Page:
A recent study carried out by RockTape measured the performance-enhancing effects of its popular brand of kinesiology tape. Using five elite cyclists as its subjects, the study compared each athlete’s taped and untaped performance. The study, titled “The clinical efficacy of RockTape in a performance enhancing application” – authored by van den Dries, Capoblanco, and Brink – indicated that “Athletes who wore Rocktape performed 2-6% better than when they did not wear Rocktape.” On this basis, researchers concluded that “RockTape may be of some assistance to athletes in endurance competitions.”
Study participants were chosen from a pool of over 30 elite Northern California cyclists. After contacting the original 30-plus cyclists, researchers interviewed all who were interested in participating, ultimately selecting 12 who met the criteria for the study. All selected cyclists, who ranged in age from 17 to 40, met the following qualifications: They were “Category II or above, in race-ready shape and free of illness or injuries.” Cyclists of both genders participated. Of the 12 cyclists selected, five completed the study, with seven abandoning the study before or during the testing period.
According to researchers, the purpose of the study was “to compare the performance differences in cyclists who wore tape and those who did not.”
A few highlights of the methodology used:
- Taping was done by the main study author, who is a certified RockTape practitioner, with all athletes receiving identical front and back taping using a “standard performance back chain and performance front chain Rocktape application.” (For further details on taping methodology, visit the above link.)
- Care was taken to ensure that no cyclist had ridden the day of the test and that all were in good condition.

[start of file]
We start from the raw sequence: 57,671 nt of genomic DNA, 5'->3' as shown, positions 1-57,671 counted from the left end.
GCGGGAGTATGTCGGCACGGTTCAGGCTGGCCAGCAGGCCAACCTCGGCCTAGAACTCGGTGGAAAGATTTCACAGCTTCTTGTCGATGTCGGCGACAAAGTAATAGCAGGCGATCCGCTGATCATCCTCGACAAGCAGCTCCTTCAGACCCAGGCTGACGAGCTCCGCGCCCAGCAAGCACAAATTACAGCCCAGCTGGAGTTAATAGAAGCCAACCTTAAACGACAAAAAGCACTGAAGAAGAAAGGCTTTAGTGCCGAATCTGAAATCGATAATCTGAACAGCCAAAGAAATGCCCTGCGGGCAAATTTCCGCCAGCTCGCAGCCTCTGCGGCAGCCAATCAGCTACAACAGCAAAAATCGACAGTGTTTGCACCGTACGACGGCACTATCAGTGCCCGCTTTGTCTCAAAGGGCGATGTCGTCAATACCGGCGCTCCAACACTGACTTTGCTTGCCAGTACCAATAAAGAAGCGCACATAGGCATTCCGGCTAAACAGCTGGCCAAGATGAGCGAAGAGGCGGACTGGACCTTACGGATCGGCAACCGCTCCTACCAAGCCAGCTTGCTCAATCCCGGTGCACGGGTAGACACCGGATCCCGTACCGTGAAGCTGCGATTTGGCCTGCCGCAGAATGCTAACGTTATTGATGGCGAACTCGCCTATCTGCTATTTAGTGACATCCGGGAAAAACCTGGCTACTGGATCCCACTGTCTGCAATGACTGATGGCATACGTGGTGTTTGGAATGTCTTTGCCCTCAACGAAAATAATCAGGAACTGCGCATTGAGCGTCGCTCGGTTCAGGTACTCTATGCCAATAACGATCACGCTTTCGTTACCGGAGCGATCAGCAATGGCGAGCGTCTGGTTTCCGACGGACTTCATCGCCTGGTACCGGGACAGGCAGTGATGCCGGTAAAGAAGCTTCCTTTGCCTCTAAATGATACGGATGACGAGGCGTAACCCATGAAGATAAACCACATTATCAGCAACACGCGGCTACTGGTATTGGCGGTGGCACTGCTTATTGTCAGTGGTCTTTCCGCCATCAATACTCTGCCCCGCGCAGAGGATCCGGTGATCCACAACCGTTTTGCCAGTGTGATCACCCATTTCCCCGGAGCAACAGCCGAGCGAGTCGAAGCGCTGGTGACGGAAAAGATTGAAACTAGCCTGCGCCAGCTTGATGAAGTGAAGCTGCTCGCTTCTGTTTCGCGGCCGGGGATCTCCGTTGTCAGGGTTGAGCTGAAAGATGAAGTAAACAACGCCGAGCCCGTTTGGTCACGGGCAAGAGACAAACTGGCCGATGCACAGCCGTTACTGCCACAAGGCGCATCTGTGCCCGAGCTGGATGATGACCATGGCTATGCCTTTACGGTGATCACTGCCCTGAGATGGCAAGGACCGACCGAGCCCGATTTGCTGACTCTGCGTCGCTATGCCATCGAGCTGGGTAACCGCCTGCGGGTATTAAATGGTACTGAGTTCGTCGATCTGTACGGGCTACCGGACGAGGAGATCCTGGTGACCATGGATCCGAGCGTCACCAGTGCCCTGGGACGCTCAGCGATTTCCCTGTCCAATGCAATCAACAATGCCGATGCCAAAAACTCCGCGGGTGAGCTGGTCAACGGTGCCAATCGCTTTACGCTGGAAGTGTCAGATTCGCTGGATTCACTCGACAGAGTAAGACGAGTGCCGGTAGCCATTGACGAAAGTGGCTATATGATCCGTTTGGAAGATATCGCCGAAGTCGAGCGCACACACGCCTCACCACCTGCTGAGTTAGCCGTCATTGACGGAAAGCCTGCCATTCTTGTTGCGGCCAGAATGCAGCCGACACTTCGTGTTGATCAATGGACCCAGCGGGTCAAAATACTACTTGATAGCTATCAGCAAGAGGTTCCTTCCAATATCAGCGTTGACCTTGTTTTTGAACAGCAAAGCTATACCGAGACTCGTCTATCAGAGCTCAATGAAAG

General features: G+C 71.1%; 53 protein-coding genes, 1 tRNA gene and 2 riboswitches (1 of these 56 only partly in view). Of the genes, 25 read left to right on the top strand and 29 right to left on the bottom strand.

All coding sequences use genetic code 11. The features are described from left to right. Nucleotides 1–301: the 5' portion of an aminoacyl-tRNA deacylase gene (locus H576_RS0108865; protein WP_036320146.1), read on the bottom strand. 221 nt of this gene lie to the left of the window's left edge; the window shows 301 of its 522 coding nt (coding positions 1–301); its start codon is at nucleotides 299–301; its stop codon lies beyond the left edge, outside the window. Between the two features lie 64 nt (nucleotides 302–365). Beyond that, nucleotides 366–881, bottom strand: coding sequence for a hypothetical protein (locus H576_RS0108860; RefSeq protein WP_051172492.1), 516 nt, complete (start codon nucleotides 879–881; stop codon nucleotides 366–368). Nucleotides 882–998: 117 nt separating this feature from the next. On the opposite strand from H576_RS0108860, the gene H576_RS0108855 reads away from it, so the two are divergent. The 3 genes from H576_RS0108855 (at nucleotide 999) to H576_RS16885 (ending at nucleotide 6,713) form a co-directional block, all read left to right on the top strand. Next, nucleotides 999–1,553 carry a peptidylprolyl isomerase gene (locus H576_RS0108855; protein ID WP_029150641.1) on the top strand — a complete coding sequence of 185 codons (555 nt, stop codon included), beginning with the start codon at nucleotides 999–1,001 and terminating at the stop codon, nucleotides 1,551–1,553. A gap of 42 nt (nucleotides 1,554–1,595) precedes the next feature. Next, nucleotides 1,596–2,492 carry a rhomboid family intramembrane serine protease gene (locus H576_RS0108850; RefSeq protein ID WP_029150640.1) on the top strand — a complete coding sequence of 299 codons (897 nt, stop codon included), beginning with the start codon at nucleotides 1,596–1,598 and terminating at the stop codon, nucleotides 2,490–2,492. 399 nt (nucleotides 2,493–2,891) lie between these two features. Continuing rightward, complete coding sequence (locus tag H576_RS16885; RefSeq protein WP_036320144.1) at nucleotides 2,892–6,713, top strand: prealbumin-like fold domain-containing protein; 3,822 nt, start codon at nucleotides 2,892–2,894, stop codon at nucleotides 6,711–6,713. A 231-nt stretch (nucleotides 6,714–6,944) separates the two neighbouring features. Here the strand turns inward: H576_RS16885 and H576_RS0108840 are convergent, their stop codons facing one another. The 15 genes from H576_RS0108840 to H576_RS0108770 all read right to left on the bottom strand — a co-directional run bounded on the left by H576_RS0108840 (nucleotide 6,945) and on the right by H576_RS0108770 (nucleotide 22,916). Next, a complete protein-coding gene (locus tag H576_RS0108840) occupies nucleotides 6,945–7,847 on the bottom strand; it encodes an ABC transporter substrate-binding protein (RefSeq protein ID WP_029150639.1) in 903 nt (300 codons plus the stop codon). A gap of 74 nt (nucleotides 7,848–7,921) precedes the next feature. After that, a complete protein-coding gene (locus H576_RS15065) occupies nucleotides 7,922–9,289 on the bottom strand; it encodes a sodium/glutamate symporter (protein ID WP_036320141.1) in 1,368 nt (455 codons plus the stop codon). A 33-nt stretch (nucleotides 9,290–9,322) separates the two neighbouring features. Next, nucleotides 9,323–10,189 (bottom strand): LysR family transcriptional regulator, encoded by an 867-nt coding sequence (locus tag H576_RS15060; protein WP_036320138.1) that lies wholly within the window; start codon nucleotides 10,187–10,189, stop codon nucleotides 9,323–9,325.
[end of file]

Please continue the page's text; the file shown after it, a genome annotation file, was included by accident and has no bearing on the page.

- Participants were physically segregated from one another to prevent a competitive element from biasing test results.
- A coin-toss determined whether each rider rode taped or untaped in the first session.
- Uniform recovery periods were provided for all athletes.
Despite the above precautions, several factors contributed to the study’s “Low” evidence rating. The study, in fact, states the following:
“One of the weaknesses of this study is the lack of a true independent research team. RockTape funded and conducted this study, which is an obvious issue. Additionally, the test should have utilized a control group, which would have provided a control for any potential Hawthorne effect (i.e. the unintentional, psychologically induced modification or improvement of behavior when the subject knows the behavior is being observed or measured).”
Other possible limitations the study mentions are “the strong placebo effect of taping that has been well documented in subjects with patellofemoral joint pain…” (a factor which the researchers admit could have affected their results) and the prior knowledge the study subjects may have had about RockTape and its claims, which could also have “psychologically contaminated” the results.
The small sampling of cyclists completing the study might also be considered a weakness. However, since each cyclist’s taped results were measured against his/her own untaped results and were easily quantifiable based on specific numerical measures, this would seem to provide a reasonable level of reliability in comparing the taped/untaped conditions, barring the psychological effects mentioned above.
Despite its obvious limitations, this study appears to provide reasonably credible support for the efficacy of RockTape for performance enhancement.